The Waco Suspension Bridge is a 475 foot single-span bridge that crosses the Brazos River in Waco, Texas. At the time of its completion it was the first bridge across the Brazos, and one of the world's longest single-span suspension bridges.
Before the construction of the bridge the only way to cross the Brazos in Waco was by means of ferry or fording. Capt. Shapley Ross began operating a ferry across the river in 1849, however after heavy rains the river was rendered impassable for days at a time. A more secure crossing was needed for commerce, primarily the cattle drives passing through Waco on the Chisolm Trail. Joseph Warren Speight had these economic concerns in mind when he introduced the bridge project in 1866. A group of prominent Wacoans formed the Waco Bridge Company, and were granted a charter by the state legislature on November 1, 1866. The charter stipulated that no other bridge could be opened on the Brazos within five miles of Waco for twenty-five years. The company chose Col. John T. Flint as president, and within three months he had raised $50,000 dollars towards the cost of the bridge.
The company chose John A. Roebling and Son of Trenton, New Jersey in mid-1868 for the design and building of a suspension bridge. Roebling and Son later went on to build the Brooklyn Bridge. A civil engineer employed by Roebling and Son named Thomas M. Griffith was the designer and construction supervisor of the Waco bridge.
Work on riverbed excavation and materials acquisition began in 1868. The cables were shipped to Galveston, Texas by steamer, then by rail to Bryan, Texas and finally to Waco by ox wagons. Cedar trees to be used in the foundation were floated down-river from the Chalk Bluff area. The towers were constructed from 2.7 million locally produced bricks, and were topped with crenelated ornamentaion. The total cost for the bridge was $141,000, a great deal above the original estimated cost of $40,000.
The bridge was completed in December 1869, and began collecting tolls on January 1, 1870. The bridge was officially opened on January 7, 1870 with a parade led by Kate Ross Padgitt, a philanthropist. The bridge collected approximately $25,000 in tolls annually including 5 cents per head for cattle.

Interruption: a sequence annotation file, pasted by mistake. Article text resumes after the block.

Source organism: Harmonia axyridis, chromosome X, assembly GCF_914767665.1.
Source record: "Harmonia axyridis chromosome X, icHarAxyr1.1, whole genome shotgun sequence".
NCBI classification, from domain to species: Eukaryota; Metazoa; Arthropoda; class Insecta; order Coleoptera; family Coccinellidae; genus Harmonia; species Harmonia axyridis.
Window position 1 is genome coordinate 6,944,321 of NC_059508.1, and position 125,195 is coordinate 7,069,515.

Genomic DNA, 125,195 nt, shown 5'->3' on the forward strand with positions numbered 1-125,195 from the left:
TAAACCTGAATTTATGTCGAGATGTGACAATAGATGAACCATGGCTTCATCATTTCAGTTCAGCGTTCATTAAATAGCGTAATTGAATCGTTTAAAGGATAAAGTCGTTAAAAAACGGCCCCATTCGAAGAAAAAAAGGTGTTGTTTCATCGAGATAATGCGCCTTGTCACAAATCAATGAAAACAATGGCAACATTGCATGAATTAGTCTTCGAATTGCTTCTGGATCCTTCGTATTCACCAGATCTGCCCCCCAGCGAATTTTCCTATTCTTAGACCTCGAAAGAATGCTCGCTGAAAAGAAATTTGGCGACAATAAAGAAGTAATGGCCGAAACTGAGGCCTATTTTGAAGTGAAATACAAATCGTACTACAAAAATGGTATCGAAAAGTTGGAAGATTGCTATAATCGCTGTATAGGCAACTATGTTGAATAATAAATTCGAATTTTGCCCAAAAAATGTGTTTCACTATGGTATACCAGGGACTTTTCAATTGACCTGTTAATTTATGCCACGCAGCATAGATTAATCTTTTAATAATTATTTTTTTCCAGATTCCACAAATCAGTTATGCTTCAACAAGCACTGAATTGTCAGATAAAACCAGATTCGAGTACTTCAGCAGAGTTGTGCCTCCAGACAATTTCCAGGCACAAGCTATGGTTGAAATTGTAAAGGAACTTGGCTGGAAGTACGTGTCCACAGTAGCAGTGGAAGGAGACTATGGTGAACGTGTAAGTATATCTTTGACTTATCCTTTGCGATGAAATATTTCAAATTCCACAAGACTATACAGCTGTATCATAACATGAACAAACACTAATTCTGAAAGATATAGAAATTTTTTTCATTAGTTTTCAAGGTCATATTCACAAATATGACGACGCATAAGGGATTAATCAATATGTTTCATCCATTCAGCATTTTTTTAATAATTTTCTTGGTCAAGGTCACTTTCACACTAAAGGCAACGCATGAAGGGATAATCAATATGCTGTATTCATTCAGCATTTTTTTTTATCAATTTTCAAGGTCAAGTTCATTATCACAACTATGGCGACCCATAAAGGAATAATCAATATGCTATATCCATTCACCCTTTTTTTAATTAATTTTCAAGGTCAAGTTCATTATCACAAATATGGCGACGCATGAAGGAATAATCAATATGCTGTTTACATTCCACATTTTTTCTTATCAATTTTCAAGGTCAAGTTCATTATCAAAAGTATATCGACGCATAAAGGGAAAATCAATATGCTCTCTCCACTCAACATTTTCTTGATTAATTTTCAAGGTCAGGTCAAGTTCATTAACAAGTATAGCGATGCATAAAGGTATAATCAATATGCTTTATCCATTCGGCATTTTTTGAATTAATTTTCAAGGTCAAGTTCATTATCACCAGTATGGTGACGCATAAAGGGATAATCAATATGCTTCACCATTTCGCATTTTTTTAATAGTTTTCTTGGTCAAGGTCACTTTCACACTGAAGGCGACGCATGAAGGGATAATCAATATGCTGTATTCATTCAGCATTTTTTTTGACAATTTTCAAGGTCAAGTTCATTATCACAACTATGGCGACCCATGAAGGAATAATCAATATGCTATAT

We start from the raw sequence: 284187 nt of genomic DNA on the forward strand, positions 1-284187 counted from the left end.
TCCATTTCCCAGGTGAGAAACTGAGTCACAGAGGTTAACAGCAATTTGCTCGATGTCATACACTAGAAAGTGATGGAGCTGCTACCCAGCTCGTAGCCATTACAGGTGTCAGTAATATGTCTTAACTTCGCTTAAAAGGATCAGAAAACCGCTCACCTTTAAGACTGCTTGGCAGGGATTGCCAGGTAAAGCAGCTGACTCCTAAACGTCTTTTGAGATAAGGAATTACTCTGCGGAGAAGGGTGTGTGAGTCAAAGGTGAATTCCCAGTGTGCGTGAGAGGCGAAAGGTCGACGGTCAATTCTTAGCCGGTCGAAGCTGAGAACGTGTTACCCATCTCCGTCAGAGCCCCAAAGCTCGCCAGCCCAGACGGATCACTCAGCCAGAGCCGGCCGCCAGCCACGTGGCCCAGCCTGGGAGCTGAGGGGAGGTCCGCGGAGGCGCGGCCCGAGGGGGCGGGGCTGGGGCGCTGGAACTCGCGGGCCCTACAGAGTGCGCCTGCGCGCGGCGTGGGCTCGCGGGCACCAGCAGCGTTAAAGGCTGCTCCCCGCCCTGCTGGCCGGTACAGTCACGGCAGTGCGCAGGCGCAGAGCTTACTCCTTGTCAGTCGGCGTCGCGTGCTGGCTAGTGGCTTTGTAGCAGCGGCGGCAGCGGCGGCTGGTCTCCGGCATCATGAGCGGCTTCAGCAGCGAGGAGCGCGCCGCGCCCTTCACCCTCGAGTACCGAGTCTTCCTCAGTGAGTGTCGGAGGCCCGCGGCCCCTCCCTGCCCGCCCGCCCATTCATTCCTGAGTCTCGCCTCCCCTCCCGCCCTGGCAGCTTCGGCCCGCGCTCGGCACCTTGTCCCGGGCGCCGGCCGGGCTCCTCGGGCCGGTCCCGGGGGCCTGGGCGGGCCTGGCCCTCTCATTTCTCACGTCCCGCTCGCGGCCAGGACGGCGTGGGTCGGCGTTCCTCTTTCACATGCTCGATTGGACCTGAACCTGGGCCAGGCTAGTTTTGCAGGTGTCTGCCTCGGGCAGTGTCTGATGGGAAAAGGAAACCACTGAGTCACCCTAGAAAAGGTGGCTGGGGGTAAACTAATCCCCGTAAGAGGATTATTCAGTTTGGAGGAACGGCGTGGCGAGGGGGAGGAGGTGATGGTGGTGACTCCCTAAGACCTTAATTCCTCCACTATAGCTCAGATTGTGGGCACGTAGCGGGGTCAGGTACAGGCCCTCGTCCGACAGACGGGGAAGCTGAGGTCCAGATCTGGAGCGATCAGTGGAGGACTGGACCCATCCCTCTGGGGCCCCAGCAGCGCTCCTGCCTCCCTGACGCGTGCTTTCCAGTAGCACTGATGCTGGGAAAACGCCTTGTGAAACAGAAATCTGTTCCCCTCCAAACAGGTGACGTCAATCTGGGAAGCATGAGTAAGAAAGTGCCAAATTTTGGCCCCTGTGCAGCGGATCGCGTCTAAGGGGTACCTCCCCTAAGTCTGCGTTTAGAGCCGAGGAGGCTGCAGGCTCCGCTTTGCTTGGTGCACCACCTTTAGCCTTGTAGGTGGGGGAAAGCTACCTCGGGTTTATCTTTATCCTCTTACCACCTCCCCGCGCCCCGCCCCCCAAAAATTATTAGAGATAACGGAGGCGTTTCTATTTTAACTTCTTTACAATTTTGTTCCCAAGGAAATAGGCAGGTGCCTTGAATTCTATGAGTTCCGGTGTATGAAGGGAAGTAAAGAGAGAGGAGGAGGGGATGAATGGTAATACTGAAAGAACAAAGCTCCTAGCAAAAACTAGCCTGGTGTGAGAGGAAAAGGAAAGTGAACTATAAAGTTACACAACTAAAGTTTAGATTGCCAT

The completion of the Waco Suspension Bridge transformed Waco from an outpost town to a transportation hub. Immigrants heading west would pass through Waco to cross the Brazos. Waco served as a place where these immigrants could get supplies, repairs and fresh mules and horses. This increase in commerce also led to an increase in population. When the bridge opened in 1870 the population of Waco was slightly over 3,000. A decade later the population had exploded to 7,295 residents.
The tolls quickly became unpopular, however plans for a free bridge were not made until 1886. After two years of court battles the United States Fifth District Court upheld the charter as binding until 1895. In a political move the Waco Bridge Company sold the bridge to McLennan County for $75,000 in 1889. The county sold the bridge to the city of Waco for $1 under the condition that the city would maintain the bridge. On September 1, 1889 the Waco Suspension Bridge was opened as a free bridge.
In 1914 the bridge underwent major modifications to accomodate increasing traffic. These included replacing the cables, reinforcing the roadway with steel and rebuilding and stuccoing the towers.
In 1970 the bridge was added to the National Register of Historic Places. It was closed to vehicular traffic in 1971, and received a state historical marker in 1976. Today the bridge is located in Indian Springs Park and is open to pedestrians, and is used for special events.